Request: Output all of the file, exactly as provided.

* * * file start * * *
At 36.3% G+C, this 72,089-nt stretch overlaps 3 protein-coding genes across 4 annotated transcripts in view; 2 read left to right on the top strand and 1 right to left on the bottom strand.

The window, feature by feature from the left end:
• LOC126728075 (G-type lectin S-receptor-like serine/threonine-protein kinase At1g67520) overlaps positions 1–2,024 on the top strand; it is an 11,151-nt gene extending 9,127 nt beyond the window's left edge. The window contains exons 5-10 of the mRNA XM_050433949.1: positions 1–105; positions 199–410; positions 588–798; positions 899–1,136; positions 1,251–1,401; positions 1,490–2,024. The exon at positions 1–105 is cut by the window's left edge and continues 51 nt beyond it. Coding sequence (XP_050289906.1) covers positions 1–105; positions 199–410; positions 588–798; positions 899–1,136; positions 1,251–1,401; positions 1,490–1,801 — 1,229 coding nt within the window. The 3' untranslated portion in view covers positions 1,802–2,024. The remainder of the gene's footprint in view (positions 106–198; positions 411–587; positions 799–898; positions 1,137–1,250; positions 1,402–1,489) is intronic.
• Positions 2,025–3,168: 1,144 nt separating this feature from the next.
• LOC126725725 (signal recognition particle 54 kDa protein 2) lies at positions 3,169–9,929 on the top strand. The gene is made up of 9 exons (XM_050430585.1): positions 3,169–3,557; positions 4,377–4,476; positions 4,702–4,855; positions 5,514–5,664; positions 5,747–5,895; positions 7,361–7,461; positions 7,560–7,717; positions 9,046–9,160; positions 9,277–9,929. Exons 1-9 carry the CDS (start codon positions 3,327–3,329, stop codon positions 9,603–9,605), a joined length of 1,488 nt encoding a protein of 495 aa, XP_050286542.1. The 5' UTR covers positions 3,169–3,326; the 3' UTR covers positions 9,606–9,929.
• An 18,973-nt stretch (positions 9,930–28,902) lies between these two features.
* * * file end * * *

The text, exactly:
At 36.3% G+C, this 72,089-nt stretch overlaps 3 protein-coding genes across 4 annotated transcripts in view; 2 read left to right on the top strand and 1 right to left on the bottom strand.

The window, feature by feature from the left end:
• LOC126728075 (G-type lectin S-receptor-like serine/threonine-protein kinase At1g67520) overlaps positions 1–2,024 on the top strand; it is an 11,151-nt gene extending 9,127 nt beyond the window's left edge. The window contains exons 5-10 of the mRNA XM_050433949.1: positions 1–105; positions 199–410; positions 588–798; positions 899–1,136; positions 1,251–1,401; positions 1,490–2,024. The exon at positions 1–105 is cut by the window's left edge and continues 51 nt beyond it. Coding sequence (XP_050289906.1) covers positions 1–105; positions 199–410; positions 588–798; positions 899–1,136; positions 1,251–1,401; positions 1,490–1,801 — 1,229 coding nt within the window. The 3' untranslated portion in view covers positions 1,802–2,024. The remainder of the gene's footprint in view (positions 106–198; positions 411–587; positions 799–898; positions 1,137–1,250; positions 1,402–1,489) is intronic.
• Positions 2,025–3,168: 1,144 nt separating this feature from the next.
• LOC126725725 (signal recognition particle 54 kDa protein 2) lies at positions 3,169–9,929 on the top strand. The gene is made up of 9 exons (XM_050430585.1): positions 3,169–3,557; positions 4,377–4,476; positions 4,702–4,855; positions 5,514–5,664; positions 5,747–5,895; positions 7,361–7,461; positions 7,560–7,717; positions 9,046–9,160; positions 9,277–9,929. Exons 1-9 carry the CDS (start codon positions 3,327–3,329, stop codon positions 9,603–9,605), a joined length of 1,488 nt encoding a protein of 495 aa, XP_050286542.1. The 5' UTR covers positions 3,169–3,326; the 3' UTR covers positions 9,606–9,929.
• An 18,973-nt stretch (positions 9,930–28,902) lies between these two features.